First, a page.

Our all-too-brief visit to Melbourne coincided with a major exhibition of the work of Andy Warhol and Ai Weiwei, both giants of the art world, brought together in one exhibition.
Warhol was obviously a highly influential and innovative artist in his time, but, for me, the various exhibits, and the life story, of Ai Weiwei stole the show.
Ai Weiwei is what my mother would have called “a bit of a bugger’. He is a cultural iconoclast who aims to question accepted doctrine at every turn, regardless of the danger that such outspokenness exposes him to.
A fervent believer in individual freedom of expression, he is not afraid to shock and to voice his criticisms of authority and to question cultural orthodoxy. This has, not surprisingly, brought him into conflict with the government of his native China, where criticism of the status quo and, particularly of the ruling Communist Party, is simply not tolerated.
One of his earliest pieces, which was recalled in the exhibition, was his famous, or infamous, deliberate smashing of a Han Dynasty vase. Many interpretations have been put forward for this eye-catching piece of ‘vandalism’, which, if nothing else, opens up a discussion on the subject of the value placed on cultural icons.
It has been suggested that the vase dropped in the photograph might not have been a genuine Han vase and that, therefore, the outrage that greeted the event was misplaced. It might, or might not be significant that the design and architecture company that Ai Wei Wei owns is called ‘Fake’.
In 2008, there was a huge earthquake in Sichuan Province. News of the scale of the disaster was suppressed by the Chinese authorities who refused to release proper casualty figures and sought to minimize the significance of the devastation. The media was muzzled and a veil of secrecy was draped over the whole event.
Ai Weiwei travelled to Sichuan, with a team of volunteers, who went house to house in the affected area, interviewing bereaved parents and recording the names of more than 5000 children who had been killed when their jerry-built, government schools collapsed on top of them.
Ai then listed the names of all of the children on various social media platforms and displayed them in pubic exhibitions. This did not win him any friends in the Communist Party. It also resulted in him being savagely beaten up by anonymous ‘thugs’, and left with serious head injuries.
On April 3rd 2011 Ai Weiwei was arrested at Beijing airport, by plain clothes men who refused to identify themselves. He was hooded and taken into custody. His studio in Beijing was raided by around 50 police offers who arrested his wife and eight of his co-workers and confiscated various papers, laptops and hard drives.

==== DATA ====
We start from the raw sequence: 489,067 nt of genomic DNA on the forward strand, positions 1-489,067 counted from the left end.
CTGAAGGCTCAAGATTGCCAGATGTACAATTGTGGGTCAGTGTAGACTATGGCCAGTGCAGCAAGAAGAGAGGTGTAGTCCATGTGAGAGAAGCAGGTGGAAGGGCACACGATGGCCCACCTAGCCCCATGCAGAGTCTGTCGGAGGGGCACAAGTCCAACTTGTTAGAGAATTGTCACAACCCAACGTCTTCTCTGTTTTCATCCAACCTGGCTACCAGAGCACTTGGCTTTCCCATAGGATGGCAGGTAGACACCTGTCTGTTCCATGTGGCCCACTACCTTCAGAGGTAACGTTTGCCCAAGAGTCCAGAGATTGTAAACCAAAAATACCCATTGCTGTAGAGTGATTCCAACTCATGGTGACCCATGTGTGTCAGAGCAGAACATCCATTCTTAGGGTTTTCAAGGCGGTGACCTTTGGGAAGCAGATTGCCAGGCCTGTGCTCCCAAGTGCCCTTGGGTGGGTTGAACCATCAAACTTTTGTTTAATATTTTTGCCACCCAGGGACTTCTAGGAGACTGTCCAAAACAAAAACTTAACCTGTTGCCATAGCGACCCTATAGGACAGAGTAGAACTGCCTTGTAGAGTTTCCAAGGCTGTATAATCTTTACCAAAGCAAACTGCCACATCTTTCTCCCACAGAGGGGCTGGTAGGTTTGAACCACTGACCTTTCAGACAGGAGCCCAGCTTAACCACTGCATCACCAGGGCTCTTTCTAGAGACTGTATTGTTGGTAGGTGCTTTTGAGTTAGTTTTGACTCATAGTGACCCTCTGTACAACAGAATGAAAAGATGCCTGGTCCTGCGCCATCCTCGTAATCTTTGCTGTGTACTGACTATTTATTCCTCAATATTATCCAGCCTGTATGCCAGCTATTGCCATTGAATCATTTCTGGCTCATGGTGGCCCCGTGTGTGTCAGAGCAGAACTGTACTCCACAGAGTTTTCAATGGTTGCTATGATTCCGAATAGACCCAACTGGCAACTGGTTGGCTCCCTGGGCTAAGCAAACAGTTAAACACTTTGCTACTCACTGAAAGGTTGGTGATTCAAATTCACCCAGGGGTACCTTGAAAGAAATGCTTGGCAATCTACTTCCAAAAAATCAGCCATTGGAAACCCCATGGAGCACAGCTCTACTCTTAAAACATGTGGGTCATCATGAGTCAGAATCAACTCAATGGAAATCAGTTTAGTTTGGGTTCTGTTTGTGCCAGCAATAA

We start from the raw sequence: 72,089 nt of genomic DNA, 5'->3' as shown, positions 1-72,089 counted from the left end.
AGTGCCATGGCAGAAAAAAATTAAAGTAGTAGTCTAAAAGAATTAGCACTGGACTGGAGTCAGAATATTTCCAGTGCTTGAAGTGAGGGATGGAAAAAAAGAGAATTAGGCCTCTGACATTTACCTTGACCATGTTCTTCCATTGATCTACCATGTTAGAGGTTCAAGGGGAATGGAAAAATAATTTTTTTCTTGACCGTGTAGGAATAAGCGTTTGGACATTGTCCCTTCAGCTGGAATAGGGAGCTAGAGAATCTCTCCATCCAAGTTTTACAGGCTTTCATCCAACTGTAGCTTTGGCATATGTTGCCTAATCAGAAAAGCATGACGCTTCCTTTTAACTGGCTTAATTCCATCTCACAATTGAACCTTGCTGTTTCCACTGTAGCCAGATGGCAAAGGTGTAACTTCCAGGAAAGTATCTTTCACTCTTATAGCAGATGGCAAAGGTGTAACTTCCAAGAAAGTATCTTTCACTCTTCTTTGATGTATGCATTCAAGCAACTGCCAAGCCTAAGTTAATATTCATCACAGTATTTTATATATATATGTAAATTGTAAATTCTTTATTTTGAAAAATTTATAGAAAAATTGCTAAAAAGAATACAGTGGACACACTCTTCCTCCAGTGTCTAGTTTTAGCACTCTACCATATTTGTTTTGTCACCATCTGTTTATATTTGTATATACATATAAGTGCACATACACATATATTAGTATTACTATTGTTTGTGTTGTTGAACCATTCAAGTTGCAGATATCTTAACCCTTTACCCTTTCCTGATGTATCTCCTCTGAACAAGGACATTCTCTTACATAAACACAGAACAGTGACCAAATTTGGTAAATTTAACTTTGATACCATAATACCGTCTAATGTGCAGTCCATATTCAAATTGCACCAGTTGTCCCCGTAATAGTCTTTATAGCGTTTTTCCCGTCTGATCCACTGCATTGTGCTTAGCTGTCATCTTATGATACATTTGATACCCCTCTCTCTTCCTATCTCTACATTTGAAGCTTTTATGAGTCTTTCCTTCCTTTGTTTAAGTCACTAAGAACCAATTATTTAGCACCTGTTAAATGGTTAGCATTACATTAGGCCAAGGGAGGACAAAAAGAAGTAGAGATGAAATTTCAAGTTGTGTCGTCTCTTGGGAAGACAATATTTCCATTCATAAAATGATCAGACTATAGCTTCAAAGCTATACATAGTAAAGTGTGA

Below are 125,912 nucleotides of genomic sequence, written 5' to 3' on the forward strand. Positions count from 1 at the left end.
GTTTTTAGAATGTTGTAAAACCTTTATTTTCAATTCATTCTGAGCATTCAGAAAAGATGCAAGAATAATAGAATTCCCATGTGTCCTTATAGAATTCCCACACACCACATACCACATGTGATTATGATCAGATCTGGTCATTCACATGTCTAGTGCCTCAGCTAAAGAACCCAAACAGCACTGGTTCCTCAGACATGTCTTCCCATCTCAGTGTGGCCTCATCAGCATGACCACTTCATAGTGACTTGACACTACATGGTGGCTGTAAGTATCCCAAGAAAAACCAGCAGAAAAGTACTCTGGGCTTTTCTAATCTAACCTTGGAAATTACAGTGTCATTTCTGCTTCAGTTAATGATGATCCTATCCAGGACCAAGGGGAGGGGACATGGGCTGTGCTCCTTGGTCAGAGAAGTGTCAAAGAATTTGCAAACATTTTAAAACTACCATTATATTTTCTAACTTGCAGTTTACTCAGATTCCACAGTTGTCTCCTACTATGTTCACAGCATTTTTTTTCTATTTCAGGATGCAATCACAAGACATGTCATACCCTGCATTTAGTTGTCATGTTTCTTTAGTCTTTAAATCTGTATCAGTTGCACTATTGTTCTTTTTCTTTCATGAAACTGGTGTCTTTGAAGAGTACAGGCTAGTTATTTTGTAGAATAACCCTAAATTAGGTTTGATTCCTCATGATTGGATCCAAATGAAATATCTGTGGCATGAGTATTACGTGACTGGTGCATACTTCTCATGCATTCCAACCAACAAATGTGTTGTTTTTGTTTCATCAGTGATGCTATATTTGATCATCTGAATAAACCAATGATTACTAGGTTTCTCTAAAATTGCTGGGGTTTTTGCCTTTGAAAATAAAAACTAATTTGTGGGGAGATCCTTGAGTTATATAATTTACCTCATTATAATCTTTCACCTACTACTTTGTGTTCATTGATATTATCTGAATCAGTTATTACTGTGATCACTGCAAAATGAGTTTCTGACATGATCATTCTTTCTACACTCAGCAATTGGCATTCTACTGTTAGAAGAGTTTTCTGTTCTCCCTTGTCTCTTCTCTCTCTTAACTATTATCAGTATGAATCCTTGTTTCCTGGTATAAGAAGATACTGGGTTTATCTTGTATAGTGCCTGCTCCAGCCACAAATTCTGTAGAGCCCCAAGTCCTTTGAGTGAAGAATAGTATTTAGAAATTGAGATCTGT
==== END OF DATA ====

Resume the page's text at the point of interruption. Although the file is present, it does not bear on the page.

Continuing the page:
Three days later the China Daily was describing Ai Weiwei as “a deviant and a plagiarist.” He was kept in custody for 81 days, during which time he was watched by two uniformed prison officers 24 hours a day. One of the works in the Melbourne exhibition records this fact.
During his period of imprisonment, he was interrogated every day for between two and four hours.
One of his ‘artworks’ that had attracted the attention of the interrogators was a series of photographs that Ai had produced featuring a raised middle finger salute in front of various famous landmarks including the gate of the Forbidden City in Beijing.
He argued to his tormentors that Forbidden City represented China’s pre-Communist “feudal’ culture and that, therefore, the government should be not feel in any way upset by the picture. He pointed out that he had done a similar photo in front of the White House in Washington.
His interrogators said that that was a matter for the American police.
He was returned to his padded cell, where his was held incommunicado for the entire time. In order to go to the toilet, he was obliged to ask permission from his guards and salute them as a sign of respect.
Following his release, Ai Wei Wei’s passport was confiscated and he was forbidden to leave Beijing, on the basis that further charges of pornography, bigamy and money laundering might be brought against him. His reaction to this was typically provocative. Knowing that secret service agents were watching his studio around the clock, he announced on social media that he would display a bunch of flowers in the basket of a bicycle park outside his gate. So that the secret service men would not get bored, the flowers would be changed every day until his passport was returned to him. Every day, he posted pictures of the day’s flowers on the same social media for the world to see.
In a typical act of defiance, the surveillance and the whole period of being held as a stateless person, became part of the exhibition.
From wallpaper… to flowers.
600 bouquets of flowers later, his passport was returned. No further charges were brought.